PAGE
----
Can Skinless Salmon Be Assumed To Be Kosher?
Shailoh of the Week by Rabbi Zvi Nussbaum
Rabbinic Coordinator, Kosher Hotline Administrator for the Orthodox Union
The general rule for skinless salmon:
Although kosher fish are usually identified only by the presence of scales, the Orthodox Union (OU) has a long-standing policy of accepting as kosher all reddish-pinkish fillets, even without a piece of skin by which the fillet can be identified. The basis for this policy is that there is no fish that has a reddish-pinkish flesh underneath its skin except salmon, trout, and possibly some carp, which are all kosher fish.
One concern is the use of an artificial vitamin supplement designed to redden the flesh of farm-raised salmon. The basis for the OU policy of accepting all reddish-pinkish fillets as kosher comes from Rabbi Yisroel Belsky, z”l, in the name of Rabbi Moshe Feinstein, zt”l, that a fish fillet with a reddish-pinkish color could be accepted as a siman-muvhak (an absolute sign) of kashrut, if one could be reasonably certain that no non-kosher reddish-pinkish fleshed fish exists in nature.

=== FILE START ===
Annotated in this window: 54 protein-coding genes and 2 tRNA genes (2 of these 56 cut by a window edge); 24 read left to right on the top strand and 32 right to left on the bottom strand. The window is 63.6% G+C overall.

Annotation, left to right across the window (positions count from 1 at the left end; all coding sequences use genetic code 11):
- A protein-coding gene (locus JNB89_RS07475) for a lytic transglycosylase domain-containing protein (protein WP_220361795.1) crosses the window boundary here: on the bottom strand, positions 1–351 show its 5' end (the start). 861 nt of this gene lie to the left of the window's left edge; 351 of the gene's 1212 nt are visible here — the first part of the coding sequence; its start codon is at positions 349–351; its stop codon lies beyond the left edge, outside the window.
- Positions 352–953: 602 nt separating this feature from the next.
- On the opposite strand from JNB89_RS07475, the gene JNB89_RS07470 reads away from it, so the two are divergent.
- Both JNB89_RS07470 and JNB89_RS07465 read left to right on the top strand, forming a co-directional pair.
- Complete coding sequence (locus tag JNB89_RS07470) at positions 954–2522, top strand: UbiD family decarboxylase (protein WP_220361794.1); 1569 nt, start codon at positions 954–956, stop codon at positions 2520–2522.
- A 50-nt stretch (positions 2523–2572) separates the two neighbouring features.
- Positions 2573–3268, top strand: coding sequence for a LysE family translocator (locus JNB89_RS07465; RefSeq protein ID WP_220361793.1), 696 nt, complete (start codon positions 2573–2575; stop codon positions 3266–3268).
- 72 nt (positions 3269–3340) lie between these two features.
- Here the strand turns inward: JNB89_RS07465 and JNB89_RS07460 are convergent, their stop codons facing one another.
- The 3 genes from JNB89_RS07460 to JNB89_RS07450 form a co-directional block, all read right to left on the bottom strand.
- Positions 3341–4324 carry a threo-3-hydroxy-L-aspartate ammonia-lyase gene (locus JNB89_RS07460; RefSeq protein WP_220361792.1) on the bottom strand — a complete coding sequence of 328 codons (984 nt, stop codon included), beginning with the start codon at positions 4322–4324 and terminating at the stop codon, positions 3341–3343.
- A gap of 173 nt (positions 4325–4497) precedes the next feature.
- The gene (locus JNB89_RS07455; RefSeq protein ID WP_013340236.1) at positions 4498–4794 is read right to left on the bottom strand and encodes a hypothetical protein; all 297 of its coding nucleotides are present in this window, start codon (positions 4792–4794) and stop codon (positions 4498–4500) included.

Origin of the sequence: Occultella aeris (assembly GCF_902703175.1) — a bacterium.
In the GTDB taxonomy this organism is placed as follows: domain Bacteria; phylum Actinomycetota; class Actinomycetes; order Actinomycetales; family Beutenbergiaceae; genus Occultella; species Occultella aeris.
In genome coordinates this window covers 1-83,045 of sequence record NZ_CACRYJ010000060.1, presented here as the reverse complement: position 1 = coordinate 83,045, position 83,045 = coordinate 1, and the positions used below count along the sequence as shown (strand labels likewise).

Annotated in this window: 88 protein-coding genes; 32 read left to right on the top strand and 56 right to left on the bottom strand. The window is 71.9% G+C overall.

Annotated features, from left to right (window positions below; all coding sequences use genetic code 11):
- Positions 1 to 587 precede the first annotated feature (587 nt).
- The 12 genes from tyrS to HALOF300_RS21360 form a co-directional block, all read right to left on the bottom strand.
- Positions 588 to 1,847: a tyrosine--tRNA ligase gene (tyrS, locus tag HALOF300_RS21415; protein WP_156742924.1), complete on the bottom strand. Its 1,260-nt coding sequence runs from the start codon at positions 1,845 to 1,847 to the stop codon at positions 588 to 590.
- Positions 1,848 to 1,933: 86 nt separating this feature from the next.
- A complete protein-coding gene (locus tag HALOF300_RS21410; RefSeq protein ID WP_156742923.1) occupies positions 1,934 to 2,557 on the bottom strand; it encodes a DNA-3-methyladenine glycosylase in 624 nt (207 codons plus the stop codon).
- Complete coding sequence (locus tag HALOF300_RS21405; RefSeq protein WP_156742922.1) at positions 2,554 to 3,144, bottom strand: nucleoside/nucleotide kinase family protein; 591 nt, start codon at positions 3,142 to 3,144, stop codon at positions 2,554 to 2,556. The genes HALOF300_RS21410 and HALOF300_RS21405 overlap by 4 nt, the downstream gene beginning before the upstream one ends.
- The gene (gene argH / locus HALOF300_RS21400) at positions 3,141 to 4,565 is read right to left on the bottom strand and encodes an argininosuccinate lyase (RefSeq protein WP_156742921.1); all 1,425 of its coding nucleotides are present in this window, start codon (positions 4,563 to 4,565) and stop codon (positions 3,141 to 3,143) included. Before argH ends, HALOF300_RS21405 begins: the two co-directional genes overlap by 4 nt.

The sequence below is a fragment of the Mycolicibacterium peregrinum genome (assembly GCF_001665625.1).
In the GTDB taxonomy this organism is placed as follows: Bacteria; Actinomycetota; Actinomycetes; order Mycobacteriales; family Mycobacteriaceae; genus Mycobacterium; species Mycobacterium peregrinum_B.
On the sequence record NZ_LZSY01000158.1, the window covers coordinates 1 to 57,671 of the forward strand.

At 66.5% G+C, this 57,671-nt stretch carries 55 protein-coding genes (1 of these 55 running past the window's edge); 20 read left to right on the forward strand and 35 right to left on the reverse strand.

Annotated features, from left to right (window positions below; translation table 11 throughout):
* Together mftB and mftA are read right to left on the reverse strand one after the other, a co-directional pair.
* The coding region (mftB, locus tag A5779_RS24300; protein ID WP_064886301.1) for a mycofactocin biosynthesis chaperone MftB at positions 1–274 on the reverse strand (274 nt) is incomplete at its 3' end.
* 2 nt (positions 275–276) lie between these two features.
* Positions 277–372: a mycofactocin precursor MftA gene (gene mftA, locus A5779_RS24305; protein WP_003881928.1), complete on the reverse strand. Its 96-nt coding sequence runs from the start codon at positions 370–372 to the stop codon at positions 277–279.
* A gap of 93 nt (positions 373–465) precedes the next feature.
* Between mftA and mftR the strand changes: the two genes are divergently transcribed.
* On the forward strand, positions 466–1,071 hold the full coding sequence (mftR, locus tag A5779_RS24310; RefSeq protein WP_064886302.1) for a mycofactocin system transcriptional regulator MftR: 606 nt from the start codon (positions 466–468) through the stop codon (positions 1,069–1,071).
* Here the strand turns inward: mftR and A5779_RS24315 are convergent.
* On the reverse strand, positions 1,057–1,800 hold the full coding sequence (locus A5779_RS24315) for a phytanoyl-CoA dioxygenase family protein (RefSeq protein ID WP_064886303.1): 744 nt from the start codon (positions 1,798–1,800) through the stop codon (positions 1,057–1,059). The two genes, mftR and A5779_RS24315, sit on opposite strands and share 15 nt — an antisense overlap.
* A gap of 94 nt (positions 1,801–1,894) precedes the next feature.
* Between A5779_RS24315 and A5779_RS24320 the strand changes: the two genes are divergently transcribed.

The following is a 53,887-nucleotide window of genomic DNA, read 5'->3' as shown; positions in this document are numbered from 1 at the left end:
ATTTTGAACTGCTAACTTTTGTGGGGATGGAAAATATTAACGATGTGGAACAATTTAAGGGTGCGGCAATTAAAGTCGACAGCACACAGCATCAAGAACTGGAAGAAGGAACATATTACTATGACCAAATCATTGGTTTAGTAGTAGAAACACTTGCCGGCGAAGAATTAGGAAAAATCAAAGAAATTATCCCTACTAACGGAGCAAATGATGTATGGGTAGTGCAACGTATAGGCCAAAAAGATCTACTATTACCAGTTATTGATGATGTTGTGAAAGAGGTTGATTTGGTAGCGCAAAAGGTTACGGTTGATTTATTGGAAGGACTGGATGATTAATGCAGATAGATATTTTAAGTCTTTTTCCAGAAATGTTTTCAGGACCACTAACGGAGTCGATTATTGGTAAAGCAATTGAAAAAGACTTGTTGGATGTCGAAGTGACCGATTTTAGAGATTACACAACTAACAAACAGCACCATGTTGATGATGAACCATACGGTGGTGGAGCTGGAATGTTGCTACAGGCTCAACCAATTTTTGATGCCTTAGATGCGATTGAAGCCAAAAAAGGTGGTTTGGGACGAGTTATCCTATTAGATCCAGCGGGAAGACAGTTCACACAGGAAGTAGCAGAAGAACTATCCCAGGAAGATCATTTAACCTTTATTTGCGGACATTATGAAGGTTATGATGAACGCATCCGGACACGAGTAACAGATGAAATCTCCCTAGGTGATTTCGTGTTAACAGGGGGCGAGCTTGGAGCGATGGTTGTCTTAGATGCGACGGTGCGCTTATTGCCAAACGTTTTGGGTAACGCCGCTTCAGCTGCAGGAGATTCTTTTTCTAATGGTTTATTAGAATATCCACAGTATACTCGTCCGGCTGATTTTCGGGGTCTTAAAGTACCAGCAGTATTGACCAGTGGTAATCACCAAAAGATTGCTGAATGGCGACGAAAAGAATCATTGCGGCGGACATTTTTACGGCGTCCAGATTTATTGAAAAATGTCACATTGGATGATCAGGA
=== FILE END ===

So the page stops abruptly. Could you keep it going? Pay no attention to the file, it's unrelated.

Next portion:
Rabbi Feinstein’s psak (ruling), however, could only apply to fish whose flesh is naturally red, such as wild salmon and trout. The flesh of the farmed varieties of these fish would (if not for supplementation) be a sickly pale-white. The reason for farmed salmon’s natural absence of redness is a lack of astaxanthin, an antioxidant that wild salmon and trout absorb from their diet of lobster, shrimp, krill, plankton, and algae.
Only salmon and trout retain natural carotenes in their reddish-pinkish flesh. Only fish that have the ability to store natural carotenes in their flesh can retain artificial carotenes, such as DSM’s astaxanthin “Carophyll-pink,” in their flesh. Other fish are not red because they do not store carotenes whether natural or artificial, in their flesh.
The OU Poskim maintain that red flesh is still a siman muvhak for a kosher fish, as only salmon and trout have red or pink flesh, and that the OU policy of accepting reddish-pinkish fillets without the skin is justified.